Best Bokeh ….. is it the Fuji X100

I’m going to get a little geeky for a while and talk about some of the things that might me drawing my attention to Fuji and there range of camera’s and why some images I take I like more than others in specific areas, this first little Geek out is “Bokeh” .

Personally believe my Fuji X100 provides some of the best out of focus light refracted artefacts you can get for the money.

View in large format to see the detail and uniformity of the Bokeh. Fuji X100 does a great job, clean, round and uniform
Testing Fuji X100 Bokeh style

I should really start with an explanation of what is Bokeh. Hold your breath

“Although difficult to quantify, some lenses enhance overall image quality by producing more subjectively pleasing out-of-focus areas. Good bokeh is especially important for large-aperture lenses, macro-lens, and long telephoto lens because they are typically used with a shallow depth of field. Bokeh is also important for medium telephoto “portrait lenses” (typically 85โ€“150 mm on 35 mm format) because in portraiture photography, the photographer typically seeks to obtain a shallow depth of field to achieve an out-of-focus background and make the subject stand out.

Bokeh characteristics may be quantified by examining the image’s circle of confusion. In out-of-focus areas, each point of light becomes an image of the aperture, generally a more or less round disc. Depending how a lens is corrected for spherical aberration, the disc may be uniformly illuminated, brighter near the edge, or brighter near the center. Lenses that are poorly corrected for spherical aberration will show one kind of disc for out-of-focus points in front of the plane of focus, and a different kind for points behind. This may actually be desirable, as blur circles that are dimmer near the edges produce less-defined shapes which blend smoothly with the surrounding image. ” phew that’s an excerpt from Wiki, if you would like to understand it in even more detail check out this link . As you can tell this is a complex phenomena and is lens and camera set up specific.

This is where we come to take a look at the quality of the Bokeh in the Fuji X100. As I am sure you are aware I have been blogging about this little wonder camera for some time and I have also been asking my self just what its is about the Fuji X100 that I like so much. So I have started to geek out a little and investigate some of the stand out features that make the Fuji X100 so good.

I have recently taken some shots to show what can be achieved for circular bokeh, I have also taken a few other that will show other really effective light artifacts such as halo’s and lens flare ( later blog). Lets hope the Fjui X-E1 and the Fuji X-pro1 still produces great results in this area. For me the Fuji X100 produces really creamy blending of the out of focus areas and provides very clean circular blurring of lights that are out of focus, take a close look at the lights in these shots, note the round ness, definition and uniform colour. Maybe it’s only going to have the new Sony RX1 full frame marvel as competition who knows, this area is moving so fast.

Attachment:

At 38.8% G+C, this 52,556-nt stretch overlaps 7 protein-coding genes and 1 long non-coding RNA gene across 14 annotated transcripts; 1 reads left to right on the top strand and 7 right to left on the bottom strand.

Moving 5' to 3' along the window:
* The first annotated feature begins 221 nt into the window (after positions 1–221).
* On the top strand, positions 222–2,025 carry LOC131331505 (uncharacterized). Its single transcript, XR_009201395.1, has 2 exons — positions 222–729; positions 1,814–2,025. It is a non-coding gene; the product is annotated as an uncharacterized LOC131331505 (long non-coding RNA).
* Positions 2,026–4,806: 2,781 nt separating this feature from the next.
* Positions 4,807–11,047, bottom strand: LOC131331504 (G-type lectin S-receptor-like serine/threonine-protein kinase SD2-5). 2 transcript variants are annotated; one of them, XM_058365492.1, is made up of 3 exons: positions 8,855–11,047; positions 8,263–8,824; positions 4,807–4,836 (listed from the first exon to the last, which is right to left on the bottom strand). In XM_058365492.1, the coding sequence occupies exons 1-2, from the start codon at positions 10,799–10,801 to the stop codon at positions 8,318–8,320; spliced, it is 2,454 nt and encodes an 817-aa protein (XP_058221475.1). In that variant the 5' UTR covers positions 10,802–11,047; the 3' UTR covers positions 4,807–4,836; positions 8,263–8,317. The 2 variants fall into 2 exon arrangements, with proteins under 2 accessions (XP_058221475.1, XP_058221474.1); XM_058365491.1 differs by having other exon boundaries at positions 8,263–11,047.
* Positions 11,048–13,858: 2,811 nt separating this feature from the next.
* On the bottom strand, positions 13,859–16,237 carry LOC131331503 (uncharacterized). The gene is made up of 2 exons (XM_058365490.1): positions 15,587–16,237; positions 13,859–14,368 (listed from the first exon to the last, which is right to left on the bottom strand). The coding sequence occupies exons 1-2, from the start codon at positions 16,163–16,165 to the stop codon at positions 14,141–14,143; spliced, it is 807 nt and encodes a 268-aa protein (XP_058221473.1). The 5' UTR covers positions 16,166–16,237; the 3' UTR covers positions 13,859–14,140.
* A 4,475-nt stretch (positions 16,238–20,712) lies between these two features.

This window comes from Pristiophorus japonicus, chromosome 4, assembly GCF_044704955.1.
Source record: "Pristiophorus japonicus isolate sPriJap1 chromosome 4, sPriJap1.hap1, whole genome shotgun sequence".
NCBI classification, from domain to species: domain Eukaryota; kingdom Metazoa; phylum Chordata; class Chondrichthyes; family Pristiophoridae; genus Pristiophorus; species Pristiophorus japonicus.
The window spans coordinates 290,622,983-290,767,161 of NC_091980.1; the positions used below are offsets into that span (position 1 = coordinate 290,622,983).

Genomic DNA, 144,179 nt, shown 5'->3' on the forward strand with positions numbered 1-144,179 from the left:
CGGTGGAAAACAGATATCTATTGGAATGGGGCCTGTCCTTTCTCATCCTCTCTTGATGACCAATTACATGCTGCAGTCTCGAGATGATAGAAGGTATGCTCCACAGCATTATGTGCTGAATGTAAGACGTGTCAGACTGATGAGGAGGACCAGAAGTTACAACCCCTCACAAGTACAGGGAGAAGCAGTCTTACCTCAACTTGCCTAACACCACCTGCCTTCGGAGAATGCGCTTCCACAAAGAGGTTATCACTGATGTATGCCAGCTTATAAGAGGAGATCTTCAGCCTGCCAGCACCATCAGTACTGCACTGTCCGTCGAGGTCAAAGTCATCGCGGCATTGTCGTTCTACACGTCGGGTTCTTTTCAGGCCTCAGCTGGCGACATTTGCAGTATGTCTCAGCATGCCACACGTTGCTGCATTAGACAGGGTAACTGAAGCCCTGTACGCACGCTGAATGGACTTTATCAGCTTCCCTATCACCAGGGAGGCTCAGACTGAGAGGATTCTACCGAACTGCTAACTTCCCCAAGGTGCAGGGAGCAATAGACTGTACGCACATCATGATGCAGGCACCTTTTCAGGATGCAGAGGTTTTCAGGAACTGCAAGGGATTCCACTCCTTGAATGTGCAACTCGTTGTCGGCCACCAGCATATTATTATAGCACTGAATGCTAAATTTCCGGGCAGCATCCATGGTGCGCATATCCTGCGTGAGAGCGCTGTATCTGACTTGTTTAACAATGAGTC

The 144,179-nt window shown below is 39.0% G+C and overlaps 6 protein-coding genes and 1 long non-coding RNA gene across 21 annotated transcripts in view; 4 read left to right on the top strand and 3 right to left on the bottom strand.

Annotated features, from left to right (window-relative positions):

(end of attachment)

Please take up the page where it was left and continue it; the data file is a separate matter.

The clean rendering even at high ISO is really stunning, I have taken some images with my Nikon D300s and Nikkor 85mm f/1.8 and although the creamy transitions can be achieved there are not quite the same, neither are the out of blur lights, they tend to show a halo and offset shadow that I personally find a little un palatable.

At this point in time I find that the Fuji X1oo does a really top class job for Bokeh, producing image quality that you would normally associate with much more expensive camera bodies and lens from the top named manufacturers. I am busy scoring the WWW for images samples from both the new Fuji X-E1 and the Fuji X-Pro1 trying to make sure the images that exhibit Bokeh and other attractive light reflection artefacts are still being produced.

At this point I am starting to want to examine also the difference in the image sensor being used, I am keen to understand what is in the X100, compared to the Fuji X-Pro1 and Fuji X-E1 compared also to my Nikon D300s, and again the Sony RX1 if I had one to compare to. They are all APSC sized sensors except for the new Sony but why such differences in images results that I find appealing in some cases and not in others….. so it’s all a bit geeky but If I am to learn what I find attractive in an image I have a chance of making sure I repeat that result. I think I will do some research and Blog about the sensors just for fun.

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